Wage rises remain well below inflation

Salary and wage rates, including overtime, grew 1.7% in the year to December, well short of inflation at 4%.

Statistics New Zealand (SNZ) released its labour cost index (LCI) yesterday, which showed the rise for the December year was slightly up from the 1.6% in both the September and June years.

Annual wage growth as measured by the LCI declined from a peak of 4% in the year to the September 2008 quarter to 1.5% in the year to the March 2010 quarter.

In the private sector, salary and wage rates rose 1.9% in the year to December, the largest increase since a 2% rise in the year to September 2009.

Public sector rates rose 1.4% in the year to December.

The slight pick-up in growth was because of a higher proportion of wage rates increasing, with the average size of increases staying about the same, SNZ said.

Council of Trade Unions secretary Peter Conway said the main reasons for wage increases cited in the SNZ release were because of the rising cost of living and the incidence of collective bargaining by unions.

"Workers are now facing higher GST, food prices and petrol costs and this will add to pressure for higher wages.

"Low and middle-income workers also missed out on tax cuts of any significance and this unfairness will also affect attitudes to wage bargaining this year," he said.

In the year to December, 53% of salary and ordinary time wage rates in the LCI sample rose, up from 49%, 46%, and 43% in the years to September, June and March 2010 respectively.

In the LCI, salary and wage rates, including overtime, rose 0.5% in the December quarter, the same rise as in the September 2010 quarter.

For the private sector the rise for the latest quarter was 0.6%.

ASB economist Jane Turner said the pace of wage inflation remained modest.

"The annual pace of wage growth continues to run under 2% per annum.

"Firms continue to struggle with weak domestic demand, rising costs and poor profitability.

"In addition, the elevated unemployment rate and limited labour shortages in most industries will likely keep increases muted over the next year."

The Quarterly Employment Survey (QES), also released yesterday, showed a rise of 1.9% in average total hourly earnings for the December year, up from a 1.3% increase in the September 2010 year.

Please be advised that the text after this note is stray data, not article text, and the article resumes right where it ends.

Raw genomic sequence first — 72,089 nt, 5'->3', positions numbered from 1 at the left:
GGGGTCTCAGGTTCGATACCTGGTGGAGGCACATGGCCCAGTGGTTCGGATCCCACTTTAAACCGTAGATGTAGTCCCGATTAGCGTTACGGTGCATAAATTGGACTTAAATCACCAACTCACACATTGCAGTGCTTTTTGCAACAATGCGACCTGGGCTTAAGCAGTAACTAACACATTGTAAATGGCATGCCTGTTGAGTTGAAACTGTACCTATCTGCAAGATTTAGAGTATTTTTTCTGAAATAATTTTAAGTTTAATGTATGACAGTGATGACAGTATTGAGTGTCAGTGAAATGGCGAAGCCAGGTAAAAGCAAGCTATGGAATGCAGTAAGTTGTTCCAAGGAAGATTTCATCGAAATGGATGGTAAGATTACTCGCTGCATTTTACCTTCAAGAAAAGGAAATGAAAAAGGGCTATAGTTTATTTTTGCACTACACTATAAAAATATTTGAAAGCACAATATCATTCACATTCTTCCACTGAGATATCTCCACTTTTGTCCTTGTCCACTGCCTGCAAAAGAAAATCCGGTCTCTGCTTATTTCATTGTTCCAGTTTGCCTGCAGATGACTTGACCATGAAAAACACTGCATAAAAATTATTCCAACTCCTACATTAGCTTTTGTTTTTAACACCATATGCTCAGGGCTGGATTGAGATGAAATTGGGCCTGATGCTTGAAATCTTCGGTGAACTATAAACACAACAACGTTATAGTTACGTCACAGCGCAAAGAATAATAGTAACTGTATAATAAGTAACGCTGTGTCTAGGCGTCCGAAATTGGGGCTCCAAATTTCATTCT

Private sector average total hourly earnings increased 1.8%.

The number of full-time-equivalent employees as measured by the QES rose 0.2% in the December year, and was unchanged for the December quarter over the September quarter.

In the December quarter, seasonally adjusted average total weekly paid hours for full time equivalent employees rose 0.9%.

It was the third consecutive increase and was the largest rise since the December 2004 quarter, SNZ said.

The number of full-time-equivalent employees as measured by the QES rose 0.2% in the December year, and was unchanged for the December quarter over the September quarter.

Ms Turner said labour-demand indicators for the December quarter were very weak, in keeping with recent disappointing data.

The weakness was a result of the patchy economic recovery to date and highlighted the need for interest rates to remain low over much of this year.

Firms remained relatively upbeat over plans to increase employment, adding to her confidence in a recovery in the labour market this year, Ms Turner said.

The LCI tracks nearly 6000 positions and measures changes in pay rates for a fixed quantity and quality of labour.

The QES is designed to measure quarterly estimates of change in, and levels of, average hourly and average weekly pre-tax earnings, average weekly paid hours and the number of filled jobs.


Add a Comment

Our journalists are your neighbours

We are the South's eyes and ears in crucial council meetings, at court hearings, on the sidelines of sporting events and on the frontline of breaking news.

As our region faces uncharted waters in the wake of a global pandemic, Otago Daily Times continues to bring you local stories that matter.

We employ local journalists and photographers to tell your stories, as other outlets cut local coverage in favour of stories told out of Auckland, Wellington and Christchurch.

You can help us continue to bring you local news you can trust by becoming a supporter.

Become a Supporter